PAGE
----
What's my game?


Hi I'm Monxmood. Both my parents were pianists. I should be a cross between Art Tatum and Wanda Landowska. So how come I erupt in spots when I get near a piano?

Among my earliest piano lessons "Wash your hands" and "Don't poke the keys" figure strongly, but the breaking point came with those SCALES !

everyone should have a dream

Naturally, having been dosed from the womb with wonderful music, I had the URGE. At first I was only dimly aware of my life plan, which was to be able to play whatever came into my head on whatever instrument came to hand. I wanted to be able to improvise without worrying about what key I was in, like singing in the bath. But I soon found that not all instruments permit you to do this. In fact hardly any. I enjoyed the guitar for a while and tried saxophones. Then I got into ethnic flutes, and then discovered the Romanian panpipe or nai. For 14 years I annoyed all around me by taking these things on gigs and hitting wrong notes.

The nai is basically diatonic (usually in the scale of G major), and altered notes are available by tipping the instrument up, to lower the note by a semitone. So all 12 major scales can be learnt provided you know what note you started on. Because you can't see the pipes while you are playing, the effect is like playing the piano with your chin in the dark. I was dangerously close to coming out in spots.

my big breakthrough

My big breakthrough came when I converted the pipes to the wholetone scale (C D E F# G# Bb). Now, instead of 12, I had only 2 major scales to practise, and it didn't matter which tube I started on ! And wrong notes were practically eliminated ! The reason for this is that the instrument satisfies the design criterion of interval consistency. That means that a given movement always produces a certain interval regardless of where you start from. This makes the instrument intuitive to play: the instrument itself is your teacher, you just learn by biofeedback! See for yourself.

Very few instruments satisfy this criterion completely. Chromatic accordeons is about all (try one out). Guitars would come a lot closer to perfection if they were tuned E A D G C F (i.e. in fourths). The perfect improviser's instrument would be one on which all scales had the same fingering, or scale shape (if you don't use fingers to play it). I still prefer the wholetone panpipes, as it is the neck which moves and I suspect the neck muscles to be in closer cahoots with the voice than the fingers would be. But I realise there are people out there who don't like blowing and would prefer to hit or tap out their stuff. So here are some instruments designed especially for you. Because I am not the Yamaha Corp I have not got around to the mass production stage yet, so some of these instruments are still virtual. If we can all join hands and imagine them very hard at once, they may come into being. If you're too impatient check out my adaptor.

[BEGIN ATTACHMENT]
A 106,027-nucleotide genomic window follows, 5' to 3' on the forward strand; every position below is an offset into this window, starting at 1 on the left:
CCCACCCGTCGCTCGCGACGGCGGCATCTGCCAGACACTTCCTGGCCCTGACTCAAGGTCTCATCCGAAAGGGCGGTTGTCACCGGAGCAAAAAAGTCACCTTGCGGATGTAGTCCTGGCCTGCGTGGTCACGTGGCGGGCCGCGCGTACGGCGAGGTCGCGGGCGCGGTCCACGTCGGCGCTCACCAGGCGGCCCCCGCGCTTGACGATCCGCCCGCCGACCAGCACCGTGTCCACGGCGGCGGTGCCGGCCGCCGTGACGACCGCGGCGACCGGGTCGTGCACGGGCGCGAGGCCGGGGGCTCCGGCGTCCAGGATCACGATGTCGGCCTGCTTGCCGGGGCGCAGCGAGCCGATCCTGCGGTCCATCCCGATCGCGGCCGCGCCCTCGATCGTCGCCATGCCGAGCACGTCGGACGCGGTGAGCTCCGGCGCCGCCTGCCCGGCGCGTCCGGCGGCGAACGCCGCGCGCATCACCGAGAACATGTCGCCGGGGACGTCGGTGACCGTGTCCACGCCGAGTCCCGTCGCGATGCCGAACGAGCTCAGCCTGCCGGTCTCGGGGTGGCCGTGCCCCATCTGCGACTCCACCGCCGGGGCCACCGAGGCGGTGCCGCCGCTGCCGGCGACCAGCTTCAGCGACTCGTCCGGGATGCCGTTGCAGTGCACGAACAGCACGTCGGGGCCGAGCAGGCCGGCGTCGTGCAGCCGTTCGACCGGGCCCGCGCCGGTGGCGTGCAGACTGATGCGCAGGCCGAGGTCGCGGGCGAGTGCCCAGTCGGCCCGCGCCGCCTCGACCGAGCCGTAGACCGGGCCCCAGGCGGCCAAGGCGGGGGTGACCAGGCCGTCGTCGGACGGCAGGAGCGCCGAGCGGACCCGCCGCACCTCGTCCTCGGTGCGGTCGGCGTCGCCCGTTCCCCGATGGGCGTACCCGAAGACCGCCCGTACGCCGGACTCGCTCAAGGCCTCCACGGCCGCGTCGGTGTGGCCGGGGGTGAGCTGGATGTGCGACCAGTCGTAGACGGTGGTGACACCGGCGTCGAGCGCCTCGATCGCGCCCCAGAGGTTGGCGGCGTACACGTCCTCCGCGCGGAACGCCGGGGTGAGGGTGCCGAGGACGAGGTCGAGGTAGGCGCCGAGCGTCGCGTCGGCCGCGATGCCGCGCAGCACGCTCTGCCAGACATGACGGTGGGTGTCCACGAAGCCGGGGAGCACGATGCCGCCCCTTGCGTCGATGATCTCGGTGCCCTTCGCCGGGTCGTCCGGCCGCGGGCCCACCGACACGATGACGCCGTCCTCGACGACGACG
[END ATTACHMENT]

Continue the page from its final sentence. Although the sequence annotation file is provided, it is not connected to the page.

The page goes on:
Relative pitch rules OK

Perfect pitch - the ability to name any note one hears - has up to now been considered the ideal window upon the musical world. People with only relative pitch - the ability to finish the tune in roughly the right key if someone has started them off on the piano - have in an unspoken way been considered as in some way handicapped, and been accorded a nonvoting presence in the general run of musical things. BUT THEY ARE THE VAST MAJORITY. Relative pitch is what makes a tune one tune and not another; or in other words, I could commit the sacrilege of lowering Messiaen's "Jardin du sommeil d'amour" by a semitone to save myself learning it in six sharps and less than one percent of you would know the difference, and an even smaller percentage would know it through the composer's own "synaesthetic" sense of note-colour correspondence (if the truth be told, colour perception and memory are also in fair degree relative.) This same sacrilege has been performed on the entirety of Bach's output with the adoption of successive universal pitch standards, the result more often than not of a voiceraising match between competing orchestras. Who is going to get up and say that Bach's work has suffered as a result? Certainly not today's leading conductors. The fact is, that for every person who can name a note, there are a hundred who can recognise an interval. So why not throw the poor sods a life belt if they're that keen on playing music?

The quasi-religious respect accorded to the faculty of perfect pitch is enshrined in the Western system of musical notation. Or to be more precise, it is the reason why a system which works well as a tablature for keyboard instruments became the norm for all other instruments and voices as well. When I began to question the design of the standard keyboard, I soon realised that dismantling the keyboard would mean dismantling notation as well.

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